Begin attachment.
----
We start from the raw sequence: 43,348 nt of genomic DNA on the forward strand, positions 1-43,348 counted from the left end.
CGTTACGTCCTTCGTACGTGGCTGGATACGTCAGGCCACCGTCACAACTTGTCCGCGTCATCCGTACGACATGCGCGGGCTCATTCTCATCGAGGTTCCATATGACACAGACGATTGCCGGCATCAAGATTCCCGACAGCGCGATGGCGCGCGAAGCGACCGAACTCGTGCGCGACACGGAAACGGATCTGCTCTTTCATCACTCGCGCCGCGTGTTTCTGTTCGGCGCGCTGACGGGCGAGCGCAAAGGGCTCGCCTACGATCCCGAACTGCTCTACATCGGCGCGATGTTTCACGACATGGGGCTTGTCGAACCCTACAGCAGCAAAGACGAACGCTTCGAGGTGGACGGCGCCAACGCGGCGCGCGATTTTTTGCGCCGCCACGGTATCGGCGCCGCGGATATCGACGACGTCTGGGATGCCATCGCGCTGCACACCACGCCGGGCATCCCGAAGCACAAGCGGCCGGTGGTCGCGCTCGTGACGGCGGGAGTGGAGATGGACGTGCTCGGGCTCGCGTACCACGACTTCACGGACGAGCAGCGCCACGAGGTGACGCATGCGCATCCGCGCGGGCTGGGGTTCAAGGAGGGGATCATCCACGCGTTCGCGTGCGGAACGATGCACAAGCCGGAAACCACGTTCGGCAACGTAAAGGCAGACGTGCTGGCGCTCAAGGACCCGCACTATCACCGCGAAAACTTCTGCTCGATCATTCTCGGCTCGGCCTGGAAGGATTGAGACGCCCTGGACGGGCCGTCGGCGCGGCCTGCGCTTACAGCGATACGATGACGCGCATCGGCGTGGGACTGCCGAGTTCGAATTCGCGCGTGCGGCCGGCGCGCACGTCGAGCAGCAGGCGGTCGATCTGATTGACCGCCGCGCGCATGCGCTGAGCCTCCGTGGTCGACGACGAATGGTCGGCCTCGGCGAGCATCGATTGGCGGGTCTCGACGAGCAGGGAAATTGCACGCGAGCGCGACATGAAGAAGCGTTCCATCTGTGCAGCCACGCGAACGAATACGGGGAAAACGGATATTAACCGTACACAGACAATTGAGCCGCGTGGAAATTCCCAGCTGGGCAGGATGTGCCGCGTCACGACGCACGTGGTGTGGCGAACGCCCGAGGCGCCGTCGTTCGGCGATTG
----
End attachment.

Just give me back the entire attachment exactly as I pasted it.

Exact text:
We start from the raw sequence: 43,348 nt of genomic DNA on the forward strand, positions 1-43,348 counted from the left end.
CGTTACGTCCTTCGTACGTGGCTGGATACGTCAGGCCACCGTCACAACTTGTCCGCGTCATCCGTACGACATGCGCGGGCTCATTCTCATCGAGGTTCCATATGACACAGACGATTGCCGGCATCAAGATTCCCGACAGCGCGATGGCGCGCGAAGCGACCGAACTCGTGCGCGACACGGAAACGGATCTGCTCTTTCATCACTCGCGCCGCGTGTTTCTGTTCGGCGCGCTGACGGGCGAGCGCAAAGGGCTCGCCTACGATCCCGAACTGCTCTACATCGGCGCGATGTTTCACGACATGGGGCTTGTCGAACCCTACAGCAGCAAAGACGAACGCTTCGAGGTGGACGGCGCCAACGCGGCGCGCGATTTTTTGCGCCGCCACGGTATCGGCGCCGCGGATATCGACGACGTCTGGGATGCCATCGCGCTGCACACCACGCCGGGCATCCCGAAGCACAAGCGGCCGGTGGTCGCGCTCGTGACGGCGGGAGTGGAGATGGACGTGCTCGGGCTCGCGTACCACGACTTCACGGACGAGCAGCGCCACGAGGTGACGCATGCGCATCCGCGCGGGCTGGGGTTCAAGGAGGGGATCATCCACGCGTTCGCGTGCGGAACGATGCACAAGCCGGAAACCACGTTCGGCAACGTAAAGGCAGACGTGCTGGCGCTCAAGGACCCGCACTATCACCGCGAAAACTTCTGCTCGATCATTCTCGGCTCGGCCTGGAAGGATTGAGACGCCCTGGACGGGCCGTCGGCGCGGCCTGCGCTTACAGCGATACGATGACGCGCATCGGCGTGGGACTGCCGAGTTCGAATTCGCGCGTGCGGCCGGCGCGCACGTCGAGCAGCAGGCGGTCGATCTGATTGACCGCCGCGCGCATGCGCTGAGCCTCCGTGGTCGACGACGAATGGTCGGCCTCGGCGAGCATCGATTGGCGGGTCTCGACGAGCAGGGAAATTGCACGCGAGCGCGACATGAAGAAGCGTTCCATCTGTGCAGCCACGCGAACGAATACGGGGAAAACGGATATTAACCGTACACAGACAATTGAGCCGCGTGGAAATTCCCAGCTGGGCAGGATGTGCCGCGTCACGACGCACGTGGTGTGGCGAACGCCCGAGGCGCCGTCGTTCGGCGATTG